My other issue had to do with getting my printer working. Since Joli seems to be based on Ubuntu 10.10, I had some issues when I went to install my wireless HP 3054A printer. The HPLIP included in Ubuntu 10.10 doesn’t support my printer. After the update to HPLIP not working and the HP automatic installer failing, I had to do a manual install. This is a more advanced option, but it worked like a charm and HP’s instructions were great

Happy, Happy, Happy

After working through the login and printer issues, the family computer is setup and working well. I had to explain to the family that it is a browser based web-focused OS, but if they had any trouble or problems or needed to load in a Windows program we could reboot into Windows…which should only take 5 minutes or so. Booting into JoliOS takes around 30 seconds to a minute. Logging in from the Joli login screen to an account takes about 15 seconds or so. I like that.

Joli has given new life to all my computers. So far the only problems I’ve had is with Evernote (which I use a lot) and Logos Bible Software. Evernote can be installed using Wine, or using a program like Everpad or Nixnote. The Logos Bible Software is still and issue for me. I can get some work done using http://www.biblica.com or http://bible.faithlife.com. However, the benefits of running JoliOS outweigh these issues. If need be I can always spend 5 minutes or so booting into windows.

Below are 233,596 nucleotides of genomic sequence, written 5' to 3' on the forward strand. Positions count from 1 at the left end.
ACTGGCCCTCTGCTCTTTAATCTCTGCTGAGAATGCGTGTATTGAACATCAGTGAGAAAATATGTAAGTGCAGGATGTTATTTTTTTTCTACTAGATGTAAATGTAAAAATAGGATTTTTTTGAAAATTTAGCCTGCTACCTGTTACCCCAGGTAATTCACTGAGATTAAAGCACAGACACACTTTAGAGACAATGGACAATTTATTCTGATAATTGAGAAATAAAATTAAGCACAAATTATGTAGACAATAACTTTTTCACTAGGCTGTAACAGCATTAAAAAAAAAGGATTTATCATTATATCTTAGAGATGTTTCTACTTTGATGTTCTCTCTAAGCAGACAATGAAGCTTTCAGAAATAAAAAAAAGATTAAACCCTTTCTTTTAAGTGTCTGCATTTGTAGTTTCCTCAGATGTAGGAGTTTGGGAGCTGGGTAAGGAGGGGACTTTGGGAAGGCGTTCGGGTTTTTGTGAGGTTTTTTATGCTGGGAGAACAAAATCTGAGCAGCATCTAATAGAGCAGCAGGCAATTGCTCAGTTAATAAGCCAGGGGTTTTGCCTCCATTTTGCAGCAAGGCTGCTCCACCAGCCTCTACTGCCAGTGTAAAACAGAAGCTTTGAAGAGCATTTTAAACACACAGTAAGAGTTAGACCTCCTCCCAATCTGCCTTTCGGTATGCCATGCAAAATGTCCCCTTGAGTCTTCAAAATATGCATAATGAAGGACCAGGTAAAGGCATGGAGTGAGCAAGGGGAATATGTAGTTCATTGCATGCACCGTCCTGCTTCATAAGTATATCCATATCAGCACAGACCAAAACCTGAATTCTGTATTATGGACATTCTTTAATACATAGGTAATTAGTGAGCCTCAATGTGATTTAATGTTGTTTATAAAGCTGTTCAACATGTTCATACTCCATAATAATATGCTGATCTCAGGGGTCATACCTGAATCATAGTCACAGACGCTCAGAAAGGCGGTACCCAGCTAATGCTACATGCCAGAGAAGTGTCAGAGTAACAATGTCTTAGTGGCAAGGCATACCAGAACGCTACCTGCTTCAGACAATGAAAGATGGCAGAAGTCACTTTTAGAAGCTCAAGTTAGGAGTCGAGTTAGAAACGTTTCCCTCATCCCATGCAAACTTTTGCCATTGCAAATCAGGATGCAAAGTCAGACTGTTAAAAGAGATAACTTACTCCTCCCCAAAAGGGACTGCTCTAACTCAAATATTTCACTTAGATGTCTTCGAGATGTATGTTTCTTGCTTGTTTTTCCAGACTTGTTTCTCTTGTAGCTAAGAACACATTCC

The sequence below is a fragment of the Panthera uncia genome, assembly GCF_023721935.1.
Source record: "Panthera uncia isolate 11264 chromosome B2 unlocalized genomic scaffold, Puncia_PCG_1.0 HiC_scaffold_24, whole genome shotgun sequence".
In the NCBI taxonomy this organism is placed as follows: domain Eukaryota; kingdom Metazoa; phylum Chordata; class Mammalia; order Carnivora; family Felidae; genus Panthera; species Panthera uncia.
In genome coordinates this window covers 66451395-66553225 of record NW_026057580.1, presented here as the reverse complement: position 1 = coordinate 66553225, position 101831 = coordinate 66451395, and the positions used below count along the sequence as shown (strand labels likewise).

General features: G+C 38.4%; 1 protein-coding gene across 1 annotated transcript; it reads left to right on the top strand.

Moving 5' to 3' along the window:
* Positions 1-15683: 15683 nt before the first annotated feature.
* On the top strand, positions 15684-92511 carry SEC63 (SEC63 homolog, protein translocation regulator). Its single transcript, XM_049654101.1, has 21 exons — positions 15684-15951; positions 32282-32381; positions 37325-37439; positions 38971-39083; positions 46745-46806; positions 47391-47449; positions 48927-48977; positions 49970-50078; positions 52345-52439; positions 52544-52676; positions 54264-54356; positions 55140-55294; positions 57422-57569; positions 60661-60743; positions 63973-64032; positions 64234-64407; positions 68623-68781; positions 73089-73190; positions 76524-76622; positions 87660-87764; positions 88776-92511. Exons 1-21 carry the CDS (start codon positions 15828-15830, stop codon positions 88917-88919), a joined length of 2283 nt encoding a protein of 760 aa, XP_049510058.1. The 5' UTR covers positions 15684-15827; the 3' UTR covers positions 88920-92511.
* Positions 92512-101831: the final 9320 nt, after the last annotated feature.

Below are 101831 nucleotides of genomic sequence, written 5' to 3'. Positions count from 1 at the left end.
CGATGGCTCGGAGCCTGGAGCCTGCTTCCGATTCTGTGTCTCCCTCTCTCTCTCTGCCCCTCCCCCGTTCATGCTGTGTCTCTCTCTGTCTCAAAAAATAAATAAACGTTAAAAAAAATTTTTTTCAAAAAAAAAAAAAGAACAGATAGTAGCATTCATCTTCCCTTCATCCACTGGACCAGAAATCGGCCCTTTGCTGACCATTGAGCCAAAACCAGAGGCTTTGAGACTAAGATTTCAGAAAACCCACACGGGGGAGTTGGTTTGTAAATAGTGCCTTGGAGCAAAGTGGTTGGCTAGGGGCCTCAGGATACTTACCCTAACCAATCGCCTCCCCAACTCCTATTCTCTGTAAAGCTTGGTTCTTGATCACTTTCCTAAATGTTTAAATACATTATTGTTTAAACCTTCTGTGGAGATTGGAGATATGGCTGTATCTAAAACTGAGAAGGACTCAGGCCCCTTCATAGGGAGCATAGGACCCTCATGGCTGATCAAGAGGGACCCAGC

I’ve had Joli on my computers for almost a week. So far I haven’t heard any complaints from my family…except for the normal annoyance of having things change. I only spent about five minutes explaining to my wife and kids explaining how things worked now. I’m finding that they are happy with a browser (but Joli is more than just a browser). I know I’m happy with the increased performance and cooler running laptops.

I might do another post about JoliCloud and JoliDrive, but this post has been long enough.

Want to be notified when I post? Subscribe!





5 responses to “Transitioning to JoliOS”

  1. Tommy McClain Avatar